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FDA Update: Final Guidance on Medical Device Reporting

FDA has issued final guidance on Medical Device Reporting (MDR) for Manufacturers. The goal of the guidance, says FDA, is to detect and correct device problems in a timely manner. This final guidance was issued on November 8, 2016. The draft of this document was issued on July 9, 2013. This latest document supersedes “Medical Device Reporting for Manufacturers,” dated March 1997. 

This guidance document describes and explains FDA’s current regulation that addresses reporting and recordkeeping requirements applicable to manufacturers of medical devices for device-related adverse events and certain malfunctions. What’s new since the 1997 document? Clarification on a few topics. For your convenience, here is where you can find some of them within the 46-page guidance. (Specifically, these are items that were called out in FDA’s webinar about the new guidance. Page numbers shown below correlate to the Table of Contents for the final guidance document.)

  • When a firm “becomes aware” that an MDR reportable event has occurred (Section 2.3, page 6)
  • MDR submission rules involving a marketed device that is being studied under an Investigational Device
    Exemption (Section 4.10.1, page 31)
  • MDR submission rules involving adverse events that occur ex-U.S. (Section 4.11, beginning on page 31;
    see Exhibit 1 below for summary)
  • Are you a contract manufacturer? Here is the exemption request process for MDR reporting for you
    (Section 2.17, page 14; see also Section 2.17 for detailed instructions on what to include)
  • The submission of 5-day reports and remedial actions (Sections 2.20 and 2.21, page 16)
  • The 2-year presumption for reportable malfunctions (Section 2.15, page 20)

Orthopaedics is called out in Section 4, Specific Issues and Situations. Here is the text:

4.2.4 Am I required to report routine explants of implanted devices that have an expected life that is less than the life of the patient, such as tissue valves, vascular grafts, or routine revisions of orthopedic implants?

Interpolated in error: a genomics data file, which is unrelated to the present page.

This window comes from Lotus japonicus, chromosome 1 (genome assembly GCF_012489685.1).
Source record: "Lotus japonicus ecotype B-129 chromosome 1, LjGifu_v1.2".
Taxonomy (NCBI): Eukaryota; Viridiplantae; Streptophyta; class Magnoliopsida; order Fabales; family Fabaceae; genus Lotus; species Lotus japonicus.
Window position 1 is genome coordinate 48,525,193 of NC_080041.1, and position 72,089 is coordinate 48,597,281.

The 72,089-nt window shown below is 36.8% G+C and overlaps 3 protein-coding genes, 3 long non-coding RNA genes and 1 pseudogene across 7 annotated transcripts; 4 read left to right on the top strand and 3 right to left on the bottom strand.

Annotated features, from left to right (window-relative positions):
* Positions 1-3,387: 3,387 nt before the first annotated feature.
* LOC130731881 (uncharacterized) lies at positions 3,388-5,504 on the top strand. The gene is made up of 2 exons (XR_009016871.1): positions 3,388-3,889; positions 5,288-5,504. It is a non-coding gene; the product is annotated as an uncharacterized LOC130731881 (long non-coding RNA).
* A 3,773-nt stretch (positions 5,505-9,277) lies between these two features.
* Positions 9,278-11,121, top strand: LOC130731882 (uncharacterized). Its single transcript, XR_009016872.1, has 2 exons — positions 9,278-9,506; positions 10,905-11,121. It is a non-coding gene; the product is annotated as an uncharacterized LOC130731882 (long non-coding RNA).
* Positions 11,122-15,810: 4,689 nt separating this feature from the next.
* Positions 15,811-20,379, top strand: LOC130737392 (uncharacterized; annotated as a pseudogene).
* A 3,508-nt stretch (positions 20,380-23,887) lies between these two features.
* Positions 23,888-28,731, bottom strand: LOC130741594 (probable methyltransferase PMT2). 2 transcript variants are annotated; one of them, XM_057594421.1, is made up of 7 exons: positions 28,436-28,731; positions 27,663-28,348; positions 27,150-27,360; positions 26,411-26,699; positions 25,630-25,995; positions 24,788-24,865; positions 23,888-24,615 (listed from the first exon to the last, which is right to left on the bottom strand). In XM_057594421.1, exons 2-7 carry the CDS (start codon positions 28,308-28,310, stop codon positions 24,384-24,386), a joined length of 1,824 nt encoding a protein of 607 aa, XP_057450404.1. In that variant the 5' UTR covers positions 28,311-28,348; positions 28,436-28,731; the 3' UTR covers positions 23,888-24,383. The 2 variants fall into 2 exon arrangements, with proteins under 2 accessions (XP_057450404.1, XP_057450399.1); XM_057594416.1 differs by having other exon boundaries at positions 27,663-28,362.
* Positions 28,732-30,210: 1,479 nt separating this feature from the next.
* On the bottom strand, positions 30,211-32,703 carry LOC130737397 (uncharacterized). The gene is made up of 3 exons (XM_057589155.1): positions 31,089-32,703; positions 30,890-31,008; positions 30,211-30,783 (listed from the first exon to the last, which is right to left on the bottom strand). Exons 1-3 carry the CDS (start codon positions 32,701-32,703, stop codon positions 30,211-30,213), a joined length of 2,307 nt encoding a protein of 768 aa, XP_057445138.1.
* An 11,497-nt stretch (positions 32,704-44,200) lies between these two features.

Certain implanted devices have a specified “end of life” date. If the implant has reached or is near the end of its established life expectancy, and is subsequently replaced without a device-related death or serious injury associated with the replacement, then it would not constitute a reportable event, even if surgery is involved. However, the event would be reportable if the device caused or contributed to or may have caused or contributed to a patient death or serious injury, or malfunctioned and the malfunction of the device or a similar device marketed by the manufacturer would be likely to cause or contribute to a death or serious injury if it were to recur.  

Exhibit 1: MDR Submission Rules for Adverse Events that Occur Outside of the U.S.
If a foreign adverse event occurs, this chart specifies the MDR reporting obligation of the foreign event.

  Firm is located:   Market Status in U.S.   Market Status Ex-U.S.   Report a Foreign Event?
  U.S.   No   Yes   Yes, when requested
  U.S.   Yes   Yes   Yes
  Ex-U.S.   Yes   Yes   Yes
  Ex-U.S.  Under Study   Yes   Yes, only if a similar device
  marketed in the U.S. by the
  same manufacturer

Source: FDA/CDRH Webinar, November 30, 2016

Documents from FDA’s webinar on Medical Device Reporting for Manufacturers are available online, and include a recast of the presentation with slides, printable slides and a transcript of the presentation including Q&A at the end.